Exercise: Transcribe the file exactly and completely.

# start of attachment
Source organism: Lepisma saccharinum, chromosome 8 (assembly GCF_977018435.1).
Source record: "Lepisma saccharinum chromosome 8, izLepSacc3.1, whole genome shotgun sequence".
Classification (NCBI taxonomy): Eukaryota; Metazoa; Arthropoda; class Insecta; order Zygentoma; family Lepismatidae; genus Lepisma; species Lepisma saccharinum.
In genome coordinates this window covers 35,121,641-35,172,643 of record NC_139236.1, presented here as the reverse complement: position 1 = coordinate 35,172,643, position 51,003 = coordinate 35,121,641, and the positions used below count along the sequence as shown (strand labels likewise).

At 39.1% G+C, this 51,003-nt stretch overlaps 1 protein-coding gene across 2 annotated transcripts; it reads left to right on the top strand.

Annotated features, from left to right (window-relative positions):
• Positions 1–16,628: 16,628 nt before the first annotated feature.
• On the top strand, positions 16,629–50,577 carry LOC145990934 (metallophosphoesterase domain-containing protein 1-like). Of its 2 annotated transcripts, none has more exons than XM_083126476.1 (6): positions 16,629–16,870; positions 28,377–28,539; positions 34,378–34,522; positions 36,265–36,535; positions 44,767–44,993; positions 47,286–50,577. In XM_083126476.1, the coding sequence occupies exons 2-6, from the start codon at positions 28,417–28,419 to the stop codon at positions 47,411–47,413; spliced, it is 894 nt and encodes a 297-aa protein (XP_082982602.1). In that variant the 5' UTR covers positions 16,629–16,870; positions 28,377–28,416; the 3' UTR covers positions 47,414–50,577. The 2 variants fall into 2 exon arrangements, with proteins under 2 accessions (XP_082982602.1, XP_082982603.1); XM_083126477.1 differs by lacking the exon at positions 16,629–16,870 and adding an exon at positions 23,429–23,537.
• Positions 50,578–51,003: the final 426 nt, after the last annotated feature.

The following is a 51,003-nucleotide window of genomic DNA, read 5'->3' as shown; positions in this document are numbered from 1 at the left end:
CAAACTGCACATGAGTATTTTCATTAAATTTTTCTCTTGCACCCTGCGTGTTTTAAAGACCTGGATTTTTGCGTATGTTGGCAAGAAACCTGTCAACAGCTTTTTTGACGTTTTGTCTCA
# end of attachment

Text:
Source organism: Lepisma saccharinum, chromosome 8 (assembly GCF_977018435.1).
Source record: "Lepisma saccharinum chromosome 8, izLepSacc3.1, whole genome shotgun sequence".
Classification (NCBI taxonomy): Eukaryota; Metazoa; Arthropoda; class Insecta; order Zygentoma; family Lepismatidae; genus Lepisma; species Lepisma saccharinum.
In genome coordinates this window covers 35,121,641-35,172,643 of record NC_139236.1, presented here as the reverse complement: position 1 = coordinate 35,172,643, position 51,003 = coordinate 35,121,641, and the positions used below count along the sequence as shown (strand labels likewise).

At 39.1% G+C, this 51,003-nt stretch overlaps 1 protein-coding gene across 2 annotated transcripts; it reads left to right on the top strand.

Annotated features, from left to right (window-relative positions):
• Positions 1–16,628: 16,628 nt before the first annotated feature.
• On the top strand, positions 16,629–50,577 carry LOC145990934 (metallophosphoesterase domain-containing protein 1-like). Of its 2 annotated transcripts, none has more exons than XM_083126476.1 (6): positions 16,629–16,870; positions 28,377–28,539; positions 34,378–34,522; positions 36,265–36,535; positions 44,767–44,993; positions 47,286–50,577. In XM_083126476.1, the coding sequence occupies exons 2-6, from the start codon at positions 28,417–28,419 to the stop codon at positions 47,411–47,413; spliced, it is 894 nt and encodes a 297-aa protein (XP_082982602.1). In that variant the 5' UTR covers positions 16,629–16,870; positions 28,377–28,416; the 3' UTR covers positions 47,414–50,577. The 2 variants fall into 2 exon arrangements, with proteins under 2 accessions (XP_082982602.1, XP_082982603.1); XM_083126477.1 differs by lacking the exon at positions 16,629–16,870 and adding an exon at positions 23,429–23,537.
• Positions 50,578–51,003: the final 426 nt, after the last annotated feature.

The following is a 51,003-nucleotide window of genomic DNA, read 5'->3' as shown; positions in this document are numbered from 1 at the left end:
CAAACTGCACATGAGTATTTTCATTAAATTTTTCTCTTGCACCCTGCGTGTTTTAAAGACCTGGATTTTTGCGTATGTTGGCAAGAAACCTGTCAACAGCTTTTTTGACGTTTTGTCTCA